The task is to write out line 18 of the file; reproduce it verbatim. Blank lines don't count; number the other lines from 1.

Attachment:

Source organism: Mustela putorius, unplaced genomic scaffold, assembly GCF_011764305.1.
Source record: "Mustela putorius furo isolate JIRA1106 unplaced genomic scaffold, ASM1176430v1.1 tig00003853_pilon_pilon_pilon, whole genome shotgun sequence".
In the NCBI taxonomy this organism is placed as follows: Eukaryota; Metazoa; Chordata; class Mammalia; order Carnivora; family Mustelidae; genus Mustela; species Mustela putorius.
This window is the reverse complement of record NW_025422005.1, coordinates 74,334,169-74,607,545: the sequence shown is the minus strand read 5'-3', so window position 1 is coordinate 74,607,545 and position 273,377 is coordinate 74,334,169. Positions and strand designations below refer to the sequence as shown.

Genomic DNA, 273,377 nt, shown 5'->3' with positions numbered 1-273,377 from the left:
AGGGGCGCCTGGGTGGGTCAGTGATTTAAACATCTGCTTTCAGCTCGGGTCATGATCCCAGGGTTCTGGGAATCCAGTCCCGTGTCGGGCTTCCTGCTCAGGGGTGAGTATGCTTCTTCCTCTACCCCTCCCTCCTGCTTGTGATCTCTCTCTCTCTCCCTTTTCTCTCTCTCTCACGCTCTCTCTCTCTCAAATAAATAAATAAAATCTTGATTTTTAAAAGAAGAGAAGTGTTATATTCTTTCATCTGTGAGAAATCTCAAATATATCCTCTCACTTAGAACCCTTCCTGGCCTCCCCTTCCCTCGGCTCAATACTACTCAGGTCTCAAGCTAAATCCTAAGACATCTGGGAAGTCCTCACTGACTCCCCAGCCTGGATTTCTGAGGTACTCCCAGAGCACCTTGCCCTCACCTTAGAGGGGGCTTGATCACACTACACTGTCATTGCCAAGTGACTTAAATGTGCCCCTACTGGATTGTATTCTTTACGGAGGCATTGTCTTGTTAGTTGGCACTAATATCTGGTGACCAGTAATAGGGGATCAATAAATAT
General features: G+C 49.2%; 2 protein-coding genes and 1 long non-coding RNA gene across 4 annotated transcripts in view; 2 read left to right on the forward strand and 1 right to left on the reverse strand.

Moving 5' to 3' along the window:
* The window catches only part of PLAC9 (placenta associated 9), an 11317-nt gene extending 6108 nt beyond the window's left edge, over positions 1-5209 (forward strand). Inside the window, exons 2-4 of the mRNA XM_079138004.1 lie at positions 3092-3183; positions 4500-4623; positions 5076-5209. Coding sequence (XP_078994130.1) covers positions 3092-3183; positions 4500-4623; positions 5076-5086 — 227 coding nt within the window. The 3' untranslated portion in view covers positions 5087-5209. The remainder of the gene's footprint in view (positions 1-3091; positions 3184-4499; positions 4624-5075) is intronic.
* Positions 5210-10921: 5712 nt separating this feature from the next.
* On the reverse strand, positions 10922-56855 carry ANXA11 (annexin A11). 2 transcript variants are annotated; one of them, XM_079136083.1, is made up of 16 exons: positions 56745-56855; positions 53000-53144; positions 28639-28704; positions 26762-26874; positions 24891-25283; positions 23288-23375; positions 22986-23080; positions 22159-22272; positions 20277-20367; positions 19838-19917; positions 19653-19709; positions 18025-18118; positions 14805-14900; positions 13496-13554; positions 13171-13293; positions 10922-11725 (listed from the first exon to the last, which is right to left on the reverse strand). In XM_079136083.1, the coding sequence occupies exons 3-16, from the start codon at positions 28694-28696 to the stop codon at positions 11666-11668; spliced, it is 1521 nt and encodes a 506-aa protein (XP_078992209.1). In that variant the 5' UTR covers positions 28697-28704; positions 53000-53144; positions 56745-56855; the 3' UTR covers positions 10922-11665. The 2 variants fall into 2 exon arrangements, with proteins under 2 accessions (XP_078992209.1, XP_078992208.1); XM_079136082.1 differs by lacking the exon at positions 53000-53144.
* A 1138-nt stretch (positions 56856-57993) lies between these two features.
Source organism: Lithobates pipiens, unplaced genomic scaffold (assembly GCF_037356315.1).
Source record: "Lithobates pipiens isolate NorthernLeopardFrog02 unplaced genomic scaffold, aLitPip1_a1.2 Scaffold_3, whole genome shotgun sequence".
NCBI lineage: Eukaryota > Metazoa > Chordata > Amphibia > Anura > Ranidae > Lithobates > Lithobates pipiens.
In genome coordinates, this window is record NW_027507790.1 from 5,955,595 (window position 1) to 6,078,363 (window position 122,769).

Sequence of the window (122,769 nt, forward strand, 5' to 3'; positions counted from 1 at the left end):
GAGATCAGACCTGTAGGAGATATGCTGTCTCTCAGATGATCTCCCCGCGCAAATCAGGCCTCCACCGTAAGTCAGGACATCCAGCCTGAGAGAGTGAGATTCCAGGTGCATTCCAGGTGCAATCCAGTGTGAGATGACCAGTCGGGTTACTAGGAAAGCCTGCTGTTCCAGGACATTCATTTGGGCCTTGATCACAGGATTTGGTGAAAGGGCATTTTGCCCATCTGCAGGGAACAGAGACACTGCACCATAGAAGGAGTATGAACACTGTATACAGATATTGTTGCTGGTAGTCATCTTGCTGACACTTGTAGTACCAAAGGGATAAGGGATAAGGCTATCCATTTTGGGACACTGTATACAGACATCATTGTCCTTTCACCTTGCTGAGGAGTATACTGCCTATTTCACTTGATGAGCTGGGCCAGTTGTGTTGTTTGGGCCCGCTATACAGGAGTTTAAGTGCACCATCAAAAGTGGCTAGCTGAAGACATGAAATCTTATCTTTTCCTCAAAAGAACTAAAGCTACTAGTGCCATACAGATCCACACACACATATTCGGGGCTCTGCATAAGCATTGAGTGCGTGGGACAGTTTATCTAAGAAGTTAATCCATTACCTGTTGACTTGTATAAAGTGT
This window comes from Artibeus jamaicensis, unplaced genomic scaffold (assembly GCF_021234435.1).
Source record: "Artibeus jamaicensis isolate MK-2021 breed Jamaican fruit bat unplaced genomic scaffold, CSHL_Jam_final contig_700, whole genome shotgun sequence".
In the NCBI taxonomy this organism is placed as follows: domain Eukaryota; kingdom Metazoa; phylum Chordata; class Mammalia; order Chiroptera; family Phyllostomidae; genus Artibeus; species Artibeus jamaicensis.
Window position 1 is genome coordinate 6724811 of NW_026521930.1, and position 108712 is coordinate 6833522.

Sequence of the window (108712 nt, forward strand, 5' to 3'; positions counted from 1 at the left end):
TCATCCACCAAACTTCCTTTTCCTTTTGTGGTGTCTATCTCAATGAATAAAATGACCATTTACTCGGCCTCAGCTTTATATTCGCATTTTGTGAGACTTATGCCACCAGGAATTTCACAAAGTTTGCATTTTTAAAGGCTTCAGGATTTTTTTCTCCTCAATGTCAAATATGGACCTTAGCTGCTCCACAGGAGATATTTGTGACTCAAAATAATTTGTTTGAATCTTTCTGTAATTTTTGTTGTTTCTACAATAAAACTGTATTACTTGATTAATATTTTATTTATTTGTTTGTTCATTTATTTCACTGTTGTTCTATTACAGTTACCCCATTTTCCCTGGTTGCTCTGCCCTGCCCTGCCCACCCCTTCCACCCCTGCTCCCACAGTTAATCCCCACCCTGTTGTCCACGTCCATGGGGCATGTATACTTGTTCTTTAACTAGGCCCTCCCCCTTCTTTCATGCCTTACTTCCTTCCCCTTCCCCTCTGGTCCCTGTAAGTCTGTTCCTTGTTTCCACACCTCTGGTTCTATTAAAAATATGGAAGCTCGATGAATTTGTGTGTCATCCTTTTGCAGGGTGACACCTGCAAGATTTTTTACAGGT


GAGATCAGACCTGTAGGAGATATGCTGTCTCTCAGATGATCTCCCCGCGCAAATCAGGCCTCCACCGTAAGTCAGGACATCCAGCCTGAGAGAGTGAGATTCCAGGTGCATTCCAGGTGCAATCCAGTGTGAGATGACCAGTCGGGTTACTAGGAAAGCCTGCTGTTCCAGGACATTCATTTGGGCCTTGATCACAGGATTTGGTGAAAGGGCATTTTGCCCATCTGCAGGGAACAGAGACACTGCACCATAGAAGGAGTATGAACACTGTATACAGATATTGTTGCTGGTAGTCATCTTGCTGACACTTGTAGTACCAAAGGGATAAGGGATAAGGCTATCCATTTTGGGACACTGTATACAGACATCATTGTCCTTTCACCTTGCTGAGGAGTATACTGCCTATTTCACTTGATGAGCTGGGCCAGTTGTGTTGTTTGGGCCCGCTATACAGGAGTTTAAGTGCACCATCAAAAGTGGCTAGCTGAAGACATGAAATCTTATCTTTTCCTCAAAAGAACTAAAGCTACTAGTGCCATACAGATCCACACACACATATTCGGGGCTCTGCATAAGCATTGAGTGCGTGGGACAGTTTATCTAAGAAGTTAATCCATTACCTGTTGACTTGTATAAAGTGT